World-wide, leucosphenite is a very rare mineral. Judging from photos, by far the best crystals are those from MSH. But leucosphenite is also rare at MSH, where it is found almost exclusively in the igneous breccia and exceedingly rarely in marble xenoliths. This specimen is from one of these very rare marble xenolith occurrences. There are three sharply formed crystals/groups, one pale blue, the other two colorless. The largest leucosphenite crystal is about 2.25 mm tall.
One of the colorless leucosphenite groups is next to a very small (0.75 mm on edge) short-prismatic crystal of narsarsukite. Not only is the prismatic habit unusual, but the occurrence of narsarsukite in marble xenolith is also very rare.
The leucosphenite is associated with fairly well formed pectolity, and very snall, but also well-formed crystals of magnesio-arfvedsonite. The latter was analyzed on another specimen from this find. (The EDS scan is posted under the “Analysis” tab.)
The first pair of photos (FOV 3.35 x 2.45 mm) shows the colorless leucosphenite group that is associated with narsarsukite. The top leucosphenite crystal is 1.45 mm wide. As already mentioned, the “champagne” colored narsarsukite is ca 0.75 mm on edge. It may be hard to recognize this as narsarsukite – there is a “screw disclocation” at the top, resulting in spiral growth. But the overall cross-section is typical of MSH: octagonal with 4 long sides and 4 short sides.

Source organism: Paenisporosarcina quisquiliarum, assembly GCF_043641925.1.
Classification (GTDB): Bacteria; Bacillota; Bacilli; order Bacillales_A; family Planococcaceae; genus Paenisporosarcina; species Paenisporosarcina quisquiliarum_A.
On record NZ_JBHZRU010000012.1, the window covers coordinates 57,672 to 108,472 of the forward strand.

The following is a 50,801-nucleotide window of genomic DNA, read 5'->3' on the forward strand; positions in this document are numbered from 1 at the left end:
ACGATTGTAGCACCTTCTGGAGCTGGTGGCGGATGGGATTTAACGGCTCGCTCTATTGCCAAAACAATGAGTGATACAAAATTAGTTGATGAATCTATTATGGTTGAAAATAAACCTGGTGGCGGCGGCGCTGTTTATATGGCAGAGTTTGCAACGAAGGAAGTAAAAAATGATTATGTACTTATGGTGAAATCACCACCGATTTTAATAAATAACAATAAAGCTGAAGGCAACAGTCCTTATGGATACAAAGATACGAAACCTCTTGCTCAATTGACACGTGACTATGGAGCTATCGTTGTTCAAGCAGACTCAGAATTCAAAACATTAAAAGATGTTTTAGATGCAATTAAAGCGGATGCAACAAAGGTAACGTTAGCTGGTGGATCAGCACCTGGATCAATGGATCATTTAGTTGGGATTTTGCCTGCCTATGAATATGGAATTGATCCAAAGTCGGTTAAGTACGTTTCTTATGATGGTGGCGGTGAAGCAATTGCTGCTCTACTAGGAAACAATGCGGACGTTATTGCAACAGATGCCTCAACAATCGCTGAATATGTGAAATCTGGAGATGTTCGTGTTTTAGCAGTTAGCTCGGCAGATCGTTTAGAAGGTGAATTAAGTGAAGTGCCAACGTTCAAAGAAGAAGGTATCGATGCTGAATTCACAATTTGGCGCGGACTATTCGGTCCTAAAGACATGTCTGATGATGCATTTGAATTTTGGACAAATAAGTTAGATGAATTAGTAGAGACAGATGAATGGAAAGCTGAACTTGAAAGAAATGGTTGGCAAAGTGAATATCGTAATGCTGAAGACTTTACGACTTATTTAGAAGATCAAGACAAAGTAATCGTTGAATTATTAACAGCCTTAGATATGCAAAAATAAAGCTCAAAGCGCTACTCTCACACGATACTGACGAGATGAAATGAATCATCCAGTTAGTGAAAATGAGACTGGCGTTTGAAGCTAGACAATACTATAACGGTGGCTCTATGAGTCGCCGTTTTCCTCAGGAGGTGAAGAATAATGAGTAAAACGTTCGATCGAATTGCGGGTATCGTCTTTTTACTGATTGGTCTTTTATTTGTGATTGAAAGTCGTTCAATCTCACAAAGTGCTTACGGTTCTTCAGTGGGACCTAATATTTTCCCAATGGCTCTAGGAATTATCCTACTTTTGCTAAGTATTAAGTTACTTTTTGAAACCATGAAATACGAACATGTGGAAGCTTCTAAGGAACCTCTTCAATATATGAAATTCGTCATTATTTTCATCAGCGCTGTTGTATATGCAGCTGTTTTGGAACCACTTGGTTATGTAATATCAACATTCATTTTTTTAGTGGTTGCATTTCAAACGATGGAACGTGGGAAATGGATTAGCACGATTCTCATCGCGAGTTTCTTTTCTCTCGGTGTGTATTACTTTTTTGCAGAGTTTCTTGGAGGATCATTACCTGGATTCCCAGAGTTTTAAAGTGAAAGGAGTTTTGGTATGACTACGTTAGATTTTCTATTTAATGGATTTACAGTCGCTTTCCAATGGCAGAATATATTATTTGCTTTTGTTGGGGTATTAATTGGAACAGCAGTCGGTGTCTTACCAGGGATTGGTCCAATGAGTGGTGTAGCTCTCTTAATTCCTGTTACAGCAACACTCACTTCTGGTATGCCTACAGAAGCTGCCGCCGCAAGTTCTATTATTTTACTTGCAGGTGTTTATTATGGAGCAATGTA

The second pair of photos (FOV 4.7 x 3.85 mm) shows the pale blue group of leucosphenite crystals. The top crystal is 1.4 mm wide. The large crystal is 2.2 mm tall. This group is hard to spot, even with the arrow that I have provided. (The yellow arrow shown in the full view fell off. There are now three red arrows, each pointing to one of the leucosphenites.) Although the habits are distinctly different, at first glance, leucosphenite and pectolite can look very similar. Some of the pectolite even has a pale blueish tinge.
The third pair of photos (FOV 3.3 x 2.4 mm) shows the other colorless leucosphenite crystal. It is 2.25 mm long. It too is hard to spot, because it is tucked in a tight crevice between pectolite crystals.
The fourth pair of photos (FOV 4.4 x 6.75 mm) shows one of the larger, terminated, pectolite crystals on the specimen. In front are several smaller, well-terminated, pectolite crystals. The small dark green (zoned) prisms are magnesio-arfvedsonite.
The narsarsukitel is easy to overlook and I probably would not have recognized it as narsarsukite, were it not for two larger (more prismatic) crystals/aggregates found on other specimens. That’s all I found – three crystals/groups. But by the time I got there, there was not much of this material left, so no doubt other specimens exist – perhaps unrecognized. Even the larger crystals are easy to miss. In any case, this is a most unusual specimen. It is also the only one that I have which has both leucosphenite and narsarsukite.
Single item shipping weight (w TN case) is 3.4 oz (96 g). For shipments outside the USA, up to a total weight < 8 oz (225g), this can be combined with items from this or other auctions for the same postage.
Within the USA, postage increases by about $0.20 per ounce. Above 13 oz, I will use Priority Mail ($9.25 including packing).